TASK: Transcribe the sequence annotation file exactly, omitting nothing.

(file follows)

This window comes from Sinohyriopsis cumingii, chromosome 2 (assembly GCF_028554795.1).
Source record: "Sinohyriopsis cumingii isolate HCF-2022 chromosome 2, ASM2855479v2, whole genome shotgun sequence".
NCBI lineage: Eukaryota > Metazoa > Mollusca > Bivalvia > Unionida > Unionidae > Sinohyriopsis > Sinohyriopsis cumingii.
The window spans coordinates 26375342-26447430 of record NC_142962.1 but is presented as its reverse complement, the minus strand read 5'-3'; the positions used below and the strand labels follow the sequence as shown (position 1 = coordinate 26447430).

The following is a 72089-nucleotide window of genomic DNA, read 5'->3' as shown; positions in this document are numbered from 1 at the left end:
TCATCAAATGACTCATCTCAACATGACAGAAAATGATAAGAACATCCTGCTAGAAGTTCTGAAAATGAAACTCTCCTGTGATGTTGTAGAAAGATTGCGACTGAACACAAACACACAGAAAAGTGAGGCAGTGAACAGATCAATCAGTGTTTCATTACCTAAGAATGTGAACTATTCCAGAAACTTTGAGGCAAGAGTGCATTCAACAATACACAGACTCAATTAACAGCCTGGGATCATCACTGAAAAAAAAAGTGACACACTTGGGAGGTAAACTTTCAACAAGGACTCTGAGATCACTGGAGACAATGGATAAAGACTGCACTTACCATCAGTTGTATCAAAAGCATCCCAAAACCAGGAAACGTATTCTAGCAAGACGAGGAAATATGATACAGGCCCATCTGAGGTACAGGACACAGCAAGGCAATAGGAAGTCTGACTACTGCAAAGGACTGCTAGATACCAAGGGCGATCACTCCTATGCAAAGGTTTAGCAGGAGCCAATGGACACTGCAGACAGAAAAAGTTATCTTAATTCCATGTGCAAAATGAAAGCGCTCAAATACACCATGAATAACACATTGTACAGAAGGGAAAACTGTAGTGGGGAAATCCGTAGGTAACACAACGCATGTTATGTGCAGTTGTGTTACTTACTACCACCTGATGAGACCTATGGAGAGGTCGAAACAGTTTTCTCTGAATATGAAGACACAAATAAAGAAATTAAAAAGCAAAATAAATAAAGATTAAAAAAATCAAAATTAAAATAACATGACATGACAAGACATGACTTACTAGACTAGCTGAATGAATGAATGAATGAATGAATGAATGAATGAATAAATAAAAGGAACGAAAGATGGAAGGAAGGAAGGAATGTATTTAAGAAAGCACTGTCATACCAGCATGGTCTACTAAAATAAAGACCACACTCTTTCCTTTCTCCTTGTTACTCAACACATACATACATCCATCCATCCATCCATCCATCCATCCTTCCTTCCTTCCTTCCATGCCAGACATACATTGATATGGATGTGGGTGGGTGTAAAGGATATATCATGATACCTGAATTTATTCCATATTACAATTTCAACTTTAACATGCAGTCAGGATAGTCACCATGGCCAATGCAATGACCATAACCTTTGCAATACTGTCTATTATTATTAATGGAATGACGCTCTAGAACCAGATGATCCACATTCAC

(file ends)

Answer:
This window comes from Sinohyriopsis cumingii, chromosome 2 (assembly GCF_028554795.1).
Source record: "Sinohyriopsis cumingii isolate HCF-2022 chromosome 2, ASM2855479v2, whole genome shotgun sequence".
NCBI lineage: Eukaryota > Metazoa > Mollusca > Bivalvia > Unionida > Unionidae > Sinohyriopsis > Sinohyriopsis cumingii.
The window spans coordinates 26375342-26447430 of record NC_142962.1 but is presented as its reverse complement, the minus strand read 5'-3'; the positions used below and the strand labels follow the sequence as shown (position 1 = coordinate 26447430).

The following is a 72089-nucleotide window of genomic DNA, read 5'->3' as shown; positions in this document are numbered from 1 at the left end:
TCATCAAATGACTCATCTCAACATGACAGAAAATGATAAGAACATCCTGCTAGAAGTTCTGAAAATGAAACTCTCCTGTGATGTTGTAGAAAGATTGCGACTGAACACAAACACACAGAAAAGTGAGGCAGTGAACAGATCAATCAGTGTTTCATTACCTAAGAATGTGAACTATTCCAGAAACTTTGAGGCAAGAGTGCATTCAACAATACACAGACTCAATTAACAGCCTGGGATCATCACTGAAAAAAAAAGTGACACACTTGGGAGGTAAACTTTCAACAAGGACTCTGAGATCACTGGAGACAATGGATAAAGACTGCACTTACCATCAGTTGTATCAAAAGCATCCCAAAACCAGGAAACGTATTCTAGCAAGACGAGGAAATATGATACAGGCCCATCTGAGGTACAGGACACAGCAAGGCAATAGGAAGTCTGACTACTGCAAAGGACTGCTAGATACCAAGGGCGATCACTCCTATGCAAAGGTTTAGCAGGAGCCAATGGACACTGCAGACAGAAAAAGTTATCTTAATTCCATGTGCAAAATGAAAGCGCTCAAATACACCATGAATAACACATTGTACAGAAGGGAAAACTGTAGTGGGGAAATCCGTAGGTAACACAACGCATGTTATGTGCAGTTGTGTTACTTACTACCACCTGATGAGACCTATGGAGAGGTCGAAACAGTTTTCTCTGAATATGAAGACACAAATAAAGAAATTAAAAAGCAAAATAAATAAAGATTAAAAAAATCAAAATTAAAATAACATGACATGACAAGACATGACTTACTAGACTAGCTGAATGAATGAATGAATGAATGAATGAATGAATGAATAAATAAAAGGAACGAAAGATGGAAGGAAGGAAGGAATGTATTTAAGAAAGCACTGTCATACCAGCATGGTCTACTAAAATAAAGACCACACTCTTTCCTTTCTCCTTGTTACTCAACACATACATACATCCATCCATCCATCCATCCATCCATCCTTCCTTCCTTCCTTCCATGCCAGACATACATTGATATGGATGTGGGTGGGTGTAAAGGATATATCATGATACCTGAATTTATTCCATATTACAATTTCAACTTTAACATGCAGTCAGGATAGTCACCATGGCCAATGCAATGACCATAACCTTTGCAATACTGTCTATTATTATTAATGGAATGACGCTCTAGAACCAGATGATCCACATTCAC